Perhaps no two words in the English language can send a shiver down the spine faster than “root canal”. While people may refer to root canal therapy in this shortened form, the root canal is a part of the tooth itself.
Is root canal treatment really that bad? This endodontic procedure has certainly gotten a bad rap. While no one is suggesting that they are as pleasant as a picnic, they are not quite as bad as many think. In fact, there are a lot of misconceptions about this type of endodontic treatment.
Here are ten myths about root canal treatments that just don’t hold up to reality.
1. Root canal treatment is painful
The actual treatment is done with a numbing medication and local anesthetic. It is generally no more painful than the routine tooth extractions performed by your family dentist.
2. Root canal treatment costs too much
The cost of endodontic therapy, such as root canal treatment, is not prohibitively expensive. It will depend on your insurance coverage, of course, and costs vary by the type of tooth; front, bicuspid, or molar. The cost of the crown, should you require one, varies by the material its made from (metal, porcelain, ceramic, etc.).
3. Root canal therapy is risky
Root canal therapy is a safe procedure performed routinely across the U.S. every day. Complications are few, however, not having the treatment does pose a risk for further dental issues.
4. Root canal procedures are unnecessary
If it doesn’t hurt, it’s not a problem, so some might believe. The absence of pain does not mean there is no need for root canal therapy, however. Endodontists are trained to spot problems even if patients don’t feel like there is one.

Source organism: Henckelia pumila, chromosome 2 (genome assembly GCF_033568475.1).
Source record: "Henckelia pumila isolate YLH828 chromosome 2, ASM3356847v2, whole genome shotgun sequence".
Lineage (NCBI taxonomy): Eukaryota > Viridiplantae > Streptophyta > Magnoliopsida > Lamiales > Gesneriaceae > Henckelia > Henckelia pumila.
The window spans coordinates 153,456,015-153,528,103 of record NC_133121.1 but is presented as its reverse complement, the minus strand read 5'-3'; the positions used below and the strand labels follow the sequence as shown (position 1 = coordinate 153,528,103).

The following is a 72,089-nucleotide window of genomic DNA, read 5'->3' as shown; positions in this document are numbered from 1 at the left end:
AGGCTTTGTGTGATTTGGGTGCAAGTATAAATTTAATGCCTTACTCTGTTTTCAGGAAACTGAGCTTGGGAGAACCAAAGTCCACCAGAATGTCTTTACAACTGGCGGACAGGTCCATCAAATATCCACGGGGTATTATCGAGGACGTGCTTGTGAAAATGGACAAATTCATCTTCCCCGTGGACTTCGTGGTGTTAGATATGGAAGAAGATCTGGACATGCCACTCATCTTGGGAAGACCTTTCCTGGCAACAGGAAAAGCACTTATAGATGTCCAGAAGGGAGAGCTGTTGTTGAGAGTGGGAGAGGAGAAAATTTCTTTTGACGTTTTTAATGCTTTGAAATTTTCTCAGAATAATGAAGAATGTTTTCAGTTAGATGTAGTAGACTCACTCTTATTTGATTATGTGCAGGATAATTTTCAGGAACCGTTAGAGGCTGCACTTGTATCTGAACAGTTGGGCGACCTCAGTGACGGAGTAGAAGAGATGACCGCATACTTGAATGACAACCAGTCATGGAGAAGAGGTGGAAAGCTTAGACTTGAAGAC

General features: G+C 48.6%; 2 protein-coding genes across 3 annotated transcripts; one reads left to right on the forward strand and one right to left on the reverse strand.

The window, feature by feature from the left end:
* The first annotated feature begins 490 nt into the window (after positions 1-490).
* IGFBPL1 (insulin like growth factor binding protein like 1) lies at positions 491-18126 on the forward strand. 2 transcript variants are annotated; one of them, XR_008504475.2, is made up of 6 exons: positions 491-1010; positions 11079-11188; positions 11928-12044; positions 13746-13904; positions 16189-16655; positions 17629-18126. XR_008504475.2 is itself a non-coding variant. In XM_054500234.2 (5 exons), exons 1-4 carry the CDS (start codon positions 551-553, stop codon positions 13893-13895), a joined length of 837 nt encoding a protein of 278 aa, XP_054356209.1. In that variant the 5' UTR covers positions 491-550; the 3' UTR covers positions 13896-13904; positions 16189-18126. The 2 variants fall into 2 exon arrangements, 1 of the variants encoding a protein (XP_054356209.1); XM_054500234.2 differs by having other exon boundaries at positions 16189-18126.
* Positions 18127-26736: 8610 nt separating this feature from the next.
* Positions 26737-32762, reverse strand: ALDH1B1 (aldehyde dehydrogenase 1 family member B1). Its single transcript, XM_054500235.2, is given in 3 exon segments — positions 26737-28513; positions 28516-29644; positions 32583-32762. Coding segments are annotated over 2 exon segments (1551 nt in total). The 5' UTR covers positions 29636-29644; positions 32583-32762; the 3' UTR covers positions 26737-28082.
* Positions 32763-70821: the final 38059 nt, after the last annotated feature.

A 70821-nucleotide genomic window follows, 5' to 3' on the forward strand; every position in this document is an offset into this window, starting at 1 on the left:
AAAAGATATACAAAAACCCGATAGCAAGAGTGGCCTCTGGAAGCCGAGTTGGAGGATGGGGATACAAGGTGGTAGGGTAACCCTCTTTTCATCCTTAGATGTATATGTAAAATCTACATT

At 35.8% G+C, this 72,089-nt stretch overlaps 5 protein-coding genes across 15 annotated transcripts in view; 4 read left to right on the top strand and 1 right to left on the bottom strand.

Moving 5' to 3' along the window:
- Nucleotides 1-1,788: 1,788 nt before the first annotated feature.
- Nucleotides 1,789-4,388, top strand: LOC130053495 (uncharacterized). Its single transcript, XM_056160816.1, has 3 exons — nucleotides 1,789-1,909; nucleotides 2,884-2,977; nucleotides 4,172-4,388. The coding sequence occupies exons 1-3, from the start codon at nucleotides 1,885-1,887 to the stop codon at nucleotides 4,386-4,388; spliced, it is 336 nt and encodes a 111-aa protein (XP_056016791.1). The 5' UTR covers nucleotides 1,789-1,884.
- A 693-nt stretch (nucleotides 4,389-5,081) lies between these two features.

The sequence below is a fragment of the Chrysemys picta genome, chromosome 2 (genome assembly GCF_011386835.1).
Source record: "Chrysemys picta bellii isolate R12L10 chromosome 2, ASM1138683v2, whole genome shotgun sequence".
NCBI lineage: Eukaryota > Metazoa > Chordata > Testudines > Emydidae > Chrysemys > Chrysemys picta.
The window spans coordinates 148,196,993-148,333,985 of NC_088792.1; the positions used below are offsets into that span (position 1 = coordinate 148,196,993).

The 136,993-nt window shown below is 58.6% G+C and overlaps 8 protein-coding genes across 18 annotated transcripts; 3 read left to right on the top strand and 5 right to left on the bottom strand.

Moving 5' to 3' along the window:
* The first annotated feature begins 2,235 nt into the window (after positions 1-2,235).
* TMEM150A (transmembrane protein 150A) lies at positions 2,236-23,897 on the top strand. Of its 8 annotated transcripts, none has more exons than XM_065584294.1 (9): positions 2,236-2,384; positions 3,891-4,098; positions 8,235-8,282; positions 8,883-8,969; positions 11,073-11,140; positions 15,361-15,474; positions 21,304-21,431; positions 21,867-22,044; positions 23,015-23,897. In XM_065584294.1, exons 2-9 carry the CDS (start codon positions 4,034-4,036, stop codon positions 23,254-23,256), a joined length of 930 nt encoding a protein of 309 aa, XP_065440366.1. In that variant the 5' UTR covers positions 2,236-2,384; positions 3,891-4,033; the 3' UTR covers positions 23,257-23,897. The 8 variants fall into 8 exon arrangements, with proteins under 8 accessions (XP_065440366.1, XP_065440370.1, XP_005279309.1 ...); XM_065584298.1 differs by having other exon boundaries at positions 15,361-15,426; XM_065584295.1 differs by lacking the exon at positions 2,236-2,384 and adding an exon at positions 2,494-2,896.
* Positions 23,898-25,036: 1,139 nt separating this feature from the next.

5. Root canal treatment removes teeth roots
Some people believe that root canal therapy involves removing the roots of the tooth. Not true. Only the tissue or pulp inside the tooth is removed.
6. Too much time is involved
Root canal, or endodontic therapy, is not as time-consuming as many believe. It can generally be completed in as little as a single visit. Sometimes a second visit is required depending on the individual.
7. Pregnant women can’t have root canal treatment
This myth exists due to the minimal x-rays required which focus on the mouth, not the abdomen.
8. Crowns can cause root canals
False. Crowns do not cause root canal problems. They can develop regardless of the tooth covering.
9. Better to pull the tooth than to get root canal treatment
This depends on whether you think it is better to maintain your natural teeth for as long as possible or not. Most dentists agree that if a tooth can be saved, it should be saved.
10. After having a root canal, the tooth is completely restored
Not quite. Full tooth restoration is still required for proper dental care.
Schedule a checkup today!
Our partners at University Dental Associates are experts in root canal treatment. They also specialize in cosmetic dentistry, routine exams, cleanings, tooth extraction and repair, tooth replacement, and restoration. Schedule an appointment online today or call 708-304-8406.